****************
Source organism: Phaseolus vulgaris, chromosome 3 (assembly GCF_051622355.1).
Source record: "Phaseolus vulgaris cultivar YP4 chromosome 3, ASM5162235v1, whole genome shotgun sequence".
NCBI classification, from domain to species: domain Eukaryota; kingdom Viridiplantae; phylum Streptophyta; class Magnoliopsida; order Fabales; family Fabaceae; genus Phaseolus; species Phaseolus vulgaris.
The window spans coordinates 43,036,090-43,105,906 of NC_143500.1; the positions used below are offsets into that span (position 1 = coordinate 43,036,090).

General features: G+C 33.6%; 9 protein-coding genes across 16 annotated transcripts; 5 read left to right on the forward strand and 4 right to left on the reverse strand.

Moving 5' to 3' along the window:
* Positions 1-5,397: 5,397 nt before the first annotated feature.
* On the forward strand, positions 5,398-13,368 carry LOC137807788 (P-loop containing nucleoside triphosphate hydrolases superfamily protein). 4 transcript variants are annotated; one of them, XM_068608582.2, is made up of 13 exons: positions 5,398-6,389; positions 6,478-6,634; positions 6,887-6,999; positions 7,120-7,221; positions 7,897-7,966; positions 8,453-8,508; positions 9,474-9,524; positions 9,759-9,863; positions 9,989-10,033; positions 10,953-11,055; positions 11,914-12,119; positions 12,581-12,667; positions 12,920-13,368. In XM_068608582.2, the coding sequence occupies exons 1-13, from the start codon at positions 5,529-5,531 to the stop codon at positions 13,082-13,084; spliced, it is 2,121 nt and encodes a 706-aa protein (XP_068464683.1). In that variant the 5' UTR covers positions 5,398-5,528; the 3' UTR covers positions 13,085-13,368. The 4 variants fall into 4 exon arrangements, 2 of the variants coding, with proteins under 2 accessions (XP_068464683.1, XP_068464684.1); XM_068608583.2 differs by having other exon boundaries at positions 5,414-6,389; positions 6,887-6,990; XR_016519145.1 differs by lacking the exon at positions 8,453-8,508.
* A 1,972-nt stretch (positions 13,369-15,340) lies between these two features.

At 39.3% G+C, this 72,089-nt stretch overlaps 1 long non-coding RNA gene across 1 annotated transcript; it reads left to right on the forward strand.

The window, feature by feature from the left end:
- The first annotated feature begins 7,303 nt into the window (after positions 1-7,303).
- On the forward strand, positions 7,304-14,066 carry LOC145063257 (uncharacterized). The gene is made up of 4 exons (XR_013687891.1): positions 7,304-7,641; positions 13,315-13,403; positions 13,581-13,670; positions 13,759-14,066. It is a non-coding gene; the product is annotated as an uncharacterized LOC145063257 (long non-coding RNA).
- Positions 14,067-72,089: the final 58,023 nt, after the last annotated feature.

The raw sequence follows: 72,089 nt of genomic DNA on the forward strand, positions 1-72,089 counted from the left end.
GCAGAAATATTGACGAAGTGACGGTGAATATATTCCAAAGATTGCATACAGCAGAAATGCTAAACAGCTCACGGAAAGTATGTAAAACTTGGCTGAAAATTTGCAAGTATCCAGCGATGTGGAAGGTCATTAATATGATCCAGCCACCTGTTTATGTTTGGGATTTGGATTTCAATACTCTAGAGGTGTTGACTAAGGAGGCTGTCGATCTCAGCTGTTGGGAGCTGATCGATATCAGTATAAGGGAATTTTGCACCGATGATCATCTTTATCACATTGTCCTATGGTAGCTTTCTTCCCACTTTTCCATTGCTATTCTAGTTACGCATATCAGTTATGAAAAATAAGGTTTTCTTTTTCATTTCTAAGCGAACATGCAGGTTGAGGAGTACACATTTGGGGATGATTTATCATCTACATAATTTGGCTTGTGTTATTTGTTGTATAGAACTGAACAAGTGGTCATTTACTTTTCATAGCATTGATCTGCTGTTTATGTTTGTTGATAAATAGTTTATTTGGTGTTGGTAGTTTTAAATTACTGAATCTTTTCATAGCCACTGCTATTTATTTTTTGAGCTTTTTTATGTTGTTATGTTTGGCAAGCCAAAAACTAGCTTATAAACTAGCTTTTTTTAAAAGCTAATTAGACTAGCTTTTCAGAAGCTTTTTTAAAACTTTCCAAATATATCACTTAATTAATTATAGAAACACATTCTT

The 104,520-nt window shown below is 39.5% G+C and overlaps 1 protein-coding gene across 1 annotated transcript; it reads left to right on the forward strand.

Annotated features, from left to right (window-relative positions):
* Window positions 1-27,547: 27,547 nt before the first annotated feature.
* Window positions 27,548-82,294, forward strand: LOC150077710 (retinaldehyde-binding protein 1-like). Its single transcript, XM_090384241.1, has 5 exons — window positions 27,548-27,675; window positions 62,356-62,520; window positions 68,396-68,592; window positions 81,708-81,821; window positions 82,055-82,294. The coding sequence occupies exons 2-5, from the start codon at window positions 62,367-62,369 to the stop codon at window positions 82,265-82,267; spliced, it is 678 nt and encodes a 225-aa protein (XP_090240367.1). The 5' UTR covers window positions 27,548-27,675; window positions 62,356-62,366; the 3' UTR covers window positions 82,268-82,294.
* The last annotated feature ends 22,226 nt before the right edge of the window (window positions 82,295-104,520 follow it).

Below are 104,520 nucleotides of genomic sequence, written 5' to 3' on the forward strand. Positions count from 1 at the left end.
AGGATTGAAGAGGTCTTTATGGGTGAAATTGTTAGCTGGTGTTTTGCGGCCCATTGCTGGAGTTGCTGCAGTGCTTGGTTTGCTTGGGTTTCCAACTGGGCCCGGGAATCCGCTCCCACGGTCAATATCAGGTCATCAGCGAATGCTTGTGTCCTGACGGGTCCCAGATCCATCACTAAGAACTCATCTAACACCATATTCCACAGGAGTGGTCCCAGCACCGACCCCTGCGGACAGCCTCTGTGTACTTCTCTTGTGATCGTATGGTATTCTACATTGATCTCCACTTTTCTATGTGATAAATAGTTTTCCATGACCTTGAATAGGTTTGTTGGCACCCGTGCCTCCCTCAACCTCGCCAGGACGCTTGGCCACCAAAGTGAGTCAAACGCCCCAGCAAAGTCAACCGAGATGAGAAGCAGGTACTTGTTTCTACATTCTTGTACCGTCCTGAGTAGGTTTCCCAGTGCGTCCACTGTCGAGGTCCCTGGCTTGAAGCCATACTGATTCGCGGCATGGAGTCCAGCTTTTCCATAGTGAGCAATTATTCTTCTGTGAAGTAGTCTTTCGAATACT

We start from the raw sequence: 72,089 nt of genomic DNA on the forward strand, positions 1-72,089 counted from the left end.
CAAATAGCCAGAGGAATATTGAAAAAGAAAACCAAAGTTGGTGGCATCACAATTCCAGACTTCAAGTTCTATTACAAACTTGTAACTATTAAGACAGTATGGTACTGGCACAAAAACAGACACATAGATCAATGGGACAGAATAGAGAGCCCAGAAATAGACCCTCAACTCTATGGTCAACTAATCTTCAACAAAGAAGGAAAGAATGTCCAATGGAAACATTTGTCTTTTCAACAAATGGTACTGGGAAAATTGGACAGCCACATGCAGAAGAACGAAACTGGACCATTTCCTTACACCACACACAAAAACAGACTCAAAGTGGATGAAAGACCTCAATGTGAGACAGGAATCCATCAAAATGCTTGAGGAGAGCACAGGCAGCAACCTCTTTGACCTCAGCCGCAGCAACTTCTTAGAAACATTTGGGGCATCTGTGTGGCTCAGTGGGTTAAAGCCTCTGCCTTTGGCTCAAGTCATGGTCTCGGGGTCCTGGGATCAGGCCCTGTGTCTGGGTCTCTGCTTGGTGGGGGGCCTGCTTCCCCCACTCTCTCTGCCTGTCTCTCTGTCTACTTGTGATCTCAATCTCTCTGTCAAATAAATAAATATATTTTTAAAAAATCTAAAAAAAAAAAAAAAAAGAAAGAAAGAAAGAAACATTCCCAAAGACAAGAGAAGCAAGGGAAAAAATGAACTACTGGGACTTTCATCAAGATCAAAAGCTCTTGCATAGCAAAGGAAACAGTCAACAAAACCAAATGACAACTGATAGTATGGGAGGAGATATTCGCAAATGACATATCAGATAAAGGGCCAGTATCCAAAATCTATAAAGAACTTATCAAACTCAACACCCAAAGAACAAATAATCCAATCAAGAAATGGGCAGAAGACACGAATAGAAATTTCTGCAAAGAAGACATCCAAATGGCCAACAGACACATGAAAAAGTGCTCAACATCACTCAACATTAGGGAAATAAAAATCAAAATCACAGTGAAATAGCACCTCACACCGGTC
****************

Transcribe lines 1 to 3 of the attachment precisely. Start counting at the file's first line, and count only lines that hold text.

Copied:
Source organism: Phaseolus vulgaris, chromosome 3 (assembly GCF_051622355.1).
Source record: "Phaseolus vulgaris cultivar YP4 chromosome 3, ASM5162235v1, whole genome shotgun sequence".
NCBI classification, from domain to species: domain Eukaryota; kingdom Viridiplantae; phylum Streptophyta; class Magnoliopsida; order Fabales; family Fabaceae; genus Phaseolus; species Phaseolus vulgaris.